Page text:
Metformin Side Effects

Metformin Side Effects

Generic Name: metformin (met FOR min) Brand Names: Fortamet, Glucophage, Glucophage XR, Glumetza, Riomet What is metformin? Metformin is an oral diabetes medicine that helps control blood sugar levels. Metformin is used together with diet and exercise to improve blood sugar control in adults with type 2 diabetes mellitus. Metformin is sometimes used together with insulin or other medications, but it is not for treating type 1 diabetes. Important information You should not use metformin if you have severe kidney disease or diabetic ketoacidosis (call your doctor for treatment). If you need to have any type of x-ray or CT scan using a dye that is injected into your veins, you will need to temporarily stop taking metformin. This medicine may cause a serious condition called lactic acidosis. Get emergency medical help if you have even mild symptoms such as: muscle pain or weakness, numb or cold feeling in your arms and legs, trouble breathing, stomach pain, nausea with vomiting, slow or uneven heart rate, dizziness, or feeling very weak or tired. Get emergency medical help if you have signs of an allergic reaction to metformin: hives; difficult breathing; swelling of your face, lips, tongue, or throat. Some people develop lactic acidosis while taking this medicine. Early symptoms may get worse over time and this condition can be fatal. Get emergency medical help if you have even mild symptoms such as: muscle pain or weakness; numb or cold feeling in your arms and legs; trouble breathing; feeling dizzy, light-headed, tired, or very weak; stomach pain, nausea with vomiting; or slow or uneven heart rate. Common metformin side effects may include: low blood sugar; nausea, upset stomach; or diarrhea. This is not a complete list of side effects and others may occur. Call your doc Continue reading >>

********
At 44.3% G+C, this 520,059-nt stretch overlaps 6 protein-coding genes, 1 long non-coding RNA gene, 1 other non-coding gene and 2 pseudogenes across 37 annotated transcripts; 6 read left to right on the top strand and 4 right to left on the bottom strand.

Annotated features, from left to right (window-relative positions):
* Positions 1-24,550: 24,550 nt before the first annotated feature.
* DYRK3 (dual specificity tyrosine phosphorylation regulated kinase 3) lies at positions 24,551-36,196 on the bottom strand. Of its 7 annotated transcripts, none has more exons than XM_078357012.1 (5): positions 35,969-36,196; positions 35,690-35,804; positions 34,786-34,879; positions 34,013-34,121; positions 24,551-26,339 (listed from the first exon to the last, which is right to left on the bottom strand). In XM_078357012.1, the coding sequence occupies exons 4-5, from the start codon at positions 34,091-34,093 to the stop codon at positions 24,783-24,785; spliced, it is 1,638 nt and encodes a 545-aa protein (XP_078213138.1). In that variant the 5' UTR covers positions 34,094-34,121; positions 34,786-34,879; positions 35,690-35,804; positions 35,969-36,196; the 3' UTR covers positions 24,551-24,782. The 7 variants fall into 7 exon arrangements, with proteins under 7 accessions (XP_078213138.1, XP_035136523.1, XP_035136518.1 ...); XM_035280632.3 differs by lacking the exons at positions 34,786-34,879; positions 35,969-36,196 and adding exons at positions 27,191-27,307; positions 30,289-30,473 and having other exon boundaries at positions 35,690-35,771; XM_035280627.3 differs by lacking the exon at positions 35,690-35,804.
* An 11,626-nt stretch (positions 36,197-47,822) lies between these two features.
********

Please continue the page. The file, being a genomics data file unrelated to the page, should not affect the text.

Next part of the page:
Metformin Extended Release Tablets

Metformin Extended Release Tablets

Generic Name: metformin hydrochloride Dosage Form: tablet, extended release Metformin Extended Release Tablets Description Metformin hydrochloride extended release tablets USP are an oral antihyperglycemic drug used in the management of type 2 diabetes. Metformin hydrochloride (N,N-dimethylimidodicarbonimidic diamide hydrochloride) is not chemically or pharmacologically related to any other classes of oral antihyperglycemic agents. The structural formula is as shown: Metformin hydrochloride is a white to off-white crystalline compound with a molecular formula of C4H11N5· HCl and a molecular weight of 165.63. Metformin hydrochloride is freely soluble in water and is practically insoluble in acetone, ether, and chloroform. The pKa of metformin is 12.4. The pH of a 1% aqueous solution of metformin hydrochloride is 6.68. Metformin hydrochloride extended release tablets USP contain 500 mg of metformin hydrochloride USP as the active ingredient. Metformin hydrochloride extended release tablets USP 500 mg contain the inactive ingredients sodium carboxymethyl cellulose, hypromellose and magnesium stearate. Metformin hydrochloride extended release tablets USP 500 mg meets USP dissolution Test 3. System Components and Performance- Metformin hydrochloride extended release tablets USP comprises a swellable matrix system. In the aqueous gastrointestinal (GI) environment, the dosage form swells remarkably thereby increasing in size and geometry from where drug is released slowly by a process of diffusion through the gel matrix that is essentially independent of pH. The hydrated polymer system is not rigid and is expected to be broken up by normal peristalsis in the GI tract. The biologically inert components of the tablet may occasionally remain intact during GI transit and will be Continue reading >>